Add to all of this that studies seems to suggest that our emotional status and physical health are connected in many ways, and you can see that emotional abuse over time will affect us physically.  Thus, even more reason to remember that our words and body language are physical in nature.


On the side of hope, the more we choose to bless one another, the more we physically restore one another's brains, bodies, and emotional hearts.  I believe there is only one way we can begin to turn around and begin to bless one another.  We have to believe we are forgiven so that we can have the freedom to try to do good to one another.  This is where individuation from our spouse must come.  Even if our spouse has a hard time forgiving us for all that we have done, we must decide that we are forgiven, decide to forgive ourselves, and believe we have the freedom to try to do good in the midst of all the uncertainty.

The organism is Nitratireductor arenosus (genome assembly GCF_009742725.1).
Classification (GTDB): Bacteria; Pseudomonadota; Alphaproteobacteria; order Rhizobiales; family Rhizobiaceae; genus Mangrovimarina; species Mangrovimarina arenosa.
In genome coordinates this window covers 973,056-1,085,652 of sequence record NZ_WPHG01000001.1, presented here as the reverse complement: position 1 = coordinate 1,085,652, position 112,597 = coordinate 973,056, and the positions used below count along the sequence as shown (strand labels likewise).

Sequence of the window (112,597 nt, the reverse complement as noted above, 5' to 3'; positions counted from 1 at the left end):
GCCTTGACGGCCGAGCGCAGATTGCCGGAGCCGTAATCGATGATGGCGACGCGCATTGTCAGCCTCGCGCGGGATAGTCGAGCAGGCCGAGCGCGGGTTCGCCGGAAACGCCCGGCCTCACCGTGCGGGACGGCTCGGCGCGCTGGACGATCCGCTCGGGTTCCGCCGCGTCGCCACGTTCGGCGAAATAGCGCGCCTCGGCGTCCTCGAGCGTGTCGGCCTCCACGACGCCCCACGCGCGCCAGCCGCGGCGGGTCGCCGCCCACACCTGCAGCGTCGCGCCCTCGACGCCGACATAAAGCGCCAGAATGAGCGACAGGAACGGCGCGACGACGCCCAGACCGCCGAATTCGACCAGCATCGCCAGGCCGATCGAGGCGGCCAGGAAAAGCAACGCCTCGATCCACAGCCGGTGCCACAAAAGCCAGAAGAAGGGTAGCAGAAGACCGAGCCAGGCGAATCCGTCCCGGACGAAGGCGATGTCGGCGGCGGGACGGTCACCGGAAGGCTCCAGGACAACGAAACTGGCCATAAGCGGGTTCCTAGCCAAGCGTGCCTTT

All of us are in different places in the spectrum of blessing and harming one another, but we are capable of doing great physical goodness or harm to one another through our words, our actions, our body language, and our physical comfort.  The hope is that we can begin to make repair, whichever part of the spectrum we fall on.  That is something that should uplift us!


Giving and Receiving



The humble spouse gives and receives affection, comfort, chores, conversation, and lovemaking without demand.  To give or receive without an agenda means our focus is simply to do good to us and our spouse.  In this sense, giving is not just about doing good to our spouse, but also doing good to ourselves.  At the same time, receiving is also about doing good both to our spouse and to our self.  Sometimes, receiving can be one of the most outwardly focused acts we can bestow upon another person.  Thus, the old adage is wrong - giving isn't better than receiving.  Instead, the adage should read - giving and receiving is better than taking.